Washington Huskies (2-0) @ #10 Nebraska Cornhuskers (2-0)
Saturday, 12:30 p.m., Memorial Stadium, Lincoln, Neb.
TV: ABC; Radio: KJR; Internet Audio: Huskers.com
Line: Nebraska -17.5
There are two challenging things about writing this preview. The first is writing what hasn’t already been written about this matchup, the third in 12 months between these two teams. The second is predicting a Husky victory over a heavily favored, 800-win opponent on the road. But I’m going to try to do both. (I suppose paying attention in genetics lecture is also difficult while writing this preview. That I will not attempt. If you're reading this, Dr. Shields, I'm 35 percent sorry.)
The Nebraska defense is laden with NFL talent. The offense is among college football’s most explosive. But here’s the thing. The Cornhuskers needed several minor miracles to beat a very average Fresno State team in Lincoln last week, and that was no fluke: the Bulldogs did what they do (run the ball in a slightly-above-average and perpetual fashion, do a little pro-style passing), and Nebraska simply couldn’t stop them.
The Huskers struggled some on offense, too—without six plays that went for 38 yards or more, they averaged only 3.8 yards per play. They went three-and-out six times, their longest drive only seven plays. Subtract the huge plays (and if there’s one thing Nick Holt’s bend-but-don’t-break defense is effective at, it’s limiting big plays), and they looked an awful lot like the Nebraska team that gained only 189 yards in the Holiday Bowl.
Also: if Fresno State can nearly ride 40 carries for 190 yards to a victory, what do you think Chris Polk can do? What did Chris Polk do last year?
Scouting the Cornhuskers:
- Everything begins on defense for Nebraska, and the defense in turn begins up front with Jared Crick. The 6-foot-6 defensive line hybrid already has two first-team all-conference selections and a bachelor’s degree under his belt; he’s out for Big Ten Defensive Player of the Year this season and will likely find his way into the first round come April. He overwhelms interior linemen with his quickness and offensive tackles with his size, allowing him to accumulate a Suh-like 19 career sacks. Nebraska lacks a true nose tackle, however, as the 285-pound Crick’s 4-3 running mate is 290-pound Baker Steinkuhler. But Crick’s effectiveness against the run eases the lack of a gigantic human in the middle. There’s a reason he’s preseason first-team All-America, folks.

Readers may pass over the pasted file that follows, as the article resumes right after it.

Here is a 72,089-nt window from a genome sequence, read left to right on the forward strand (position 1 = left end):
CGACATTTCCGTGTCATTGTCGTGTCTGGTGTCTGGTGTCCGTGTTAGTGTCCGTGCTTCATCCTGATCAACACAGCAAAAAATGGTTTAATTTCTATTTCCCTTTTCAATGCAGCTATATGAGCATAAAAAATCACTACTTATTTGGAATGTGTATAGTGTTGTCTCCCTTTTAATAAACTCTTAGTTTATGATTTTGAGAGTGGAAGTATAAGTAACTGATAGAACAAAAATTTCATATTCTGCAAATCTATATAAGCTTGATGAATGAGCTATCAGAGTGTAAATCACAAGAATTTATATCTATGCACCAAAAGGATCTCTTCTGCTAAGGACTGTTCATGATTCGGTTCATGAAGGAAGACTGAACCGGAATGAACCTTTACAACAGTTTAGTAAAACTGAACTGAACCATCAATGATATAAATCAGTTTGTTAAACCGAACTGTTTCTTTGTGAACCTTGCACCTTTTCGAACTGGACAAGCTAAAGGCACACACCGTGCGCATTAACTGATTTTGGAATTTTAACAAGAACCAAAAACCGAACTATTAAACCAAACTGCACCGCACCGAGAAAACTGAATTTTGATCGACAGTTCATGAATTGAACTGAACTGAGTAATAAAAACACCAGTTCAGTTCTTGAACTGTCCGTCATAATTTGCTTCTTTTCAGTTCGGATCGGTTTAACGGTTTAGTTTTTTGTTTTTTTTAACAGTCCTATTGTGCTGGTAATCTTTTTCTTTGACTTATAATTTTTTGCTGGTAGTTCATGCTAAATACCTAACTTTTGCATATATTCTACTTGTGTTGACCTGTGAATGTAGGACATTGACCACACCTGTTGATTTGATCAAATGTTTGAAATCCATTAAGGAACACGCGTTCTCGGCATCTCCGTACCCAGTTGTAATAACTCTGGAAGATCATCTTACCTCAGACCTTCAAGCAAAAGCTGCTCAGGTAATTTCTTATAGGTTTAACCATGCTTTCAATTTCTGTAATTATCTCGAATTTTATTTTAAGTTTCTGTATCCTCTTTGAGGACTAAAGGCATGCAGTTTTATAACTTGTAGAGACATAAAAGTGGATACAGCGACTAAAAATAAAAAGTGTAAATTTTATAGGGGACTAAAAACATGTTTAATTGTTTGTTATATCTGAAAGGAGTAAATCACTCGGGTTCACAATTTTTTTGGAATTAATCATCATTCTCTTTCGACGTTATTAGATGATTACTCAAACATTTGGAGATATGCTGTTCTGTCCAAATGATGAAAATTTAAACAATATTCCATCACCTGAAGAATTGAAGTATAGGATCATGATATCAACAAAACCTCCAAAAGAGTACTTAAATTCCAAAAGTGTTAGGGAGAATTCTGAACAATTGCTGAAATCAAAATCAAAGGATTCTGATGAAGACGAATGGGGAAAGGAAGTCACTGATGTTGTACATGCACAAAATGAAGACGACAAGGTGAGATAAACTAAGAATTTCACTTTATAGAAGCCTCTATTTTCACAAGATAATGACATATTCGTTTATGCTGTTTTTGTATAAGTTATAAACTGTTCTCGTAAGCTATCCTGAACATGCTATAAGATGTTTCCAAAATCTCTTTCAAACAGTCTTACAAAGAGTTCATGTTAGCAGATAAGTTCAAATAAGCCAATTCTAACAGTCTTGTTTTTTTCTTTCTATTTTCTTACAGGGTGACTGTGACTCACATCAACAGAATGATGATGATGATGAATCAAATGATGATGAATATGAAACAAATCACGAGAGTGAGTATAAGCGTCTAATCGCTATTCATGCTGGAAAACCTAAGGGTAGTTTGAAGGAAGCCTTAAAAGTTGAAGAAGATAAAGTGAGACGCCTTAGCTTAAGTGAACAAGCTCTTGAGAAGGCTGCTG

- Somehow, Crick is not the only preseason All-American on the Blackshirts defense. Weakside linebacker Lavonte David set a school record with 152 tackles last year (though mostly in the “peso” 3-4 scheme designed to stop the Big 12’s spread attacks) and already has 26 through two games this year. Holy hell. He also has a nose for the football, not just the ballcarrier—many NFL scouts even see him as a strongside safety. Gaze in wonder at this hip fluidity. Mike man Will Compton is primed for a huge year after a promising sophomore campaign was derailed by a foot injury before it started. He and David each had 15 tackles last week.
- And of course you’ve heard about the Huskers’ third preseason All-American defender. Senior cornerback Alfonzo Dennard (rhymes with “Leonard,” not Lil’ Kenard from The Wire) has been questionable all week with some sort of leg pull. The Nebraska secondary looks a whole lot friendlier without Dennard, as the other three 2010 starters are all gone (CB Prince Amukamara, first round to the Giants; SS DeJon Gomes, fifth round to the Redskins; FS Eric Hagg, seventh round to the Browns). In Dennard’s absence, head coach Bo Pelini has been starting sophomores Andrew Green and Ciante Evans alongside new safeties Courtney Osborne and Austin Cassidy. Evans has much more experience than Green, but the trial-by-fire development of all four new starters will be a huge factor in Nebraska’s fate this year. If Dennard plays, here’s all you need to know. Gape accordingly.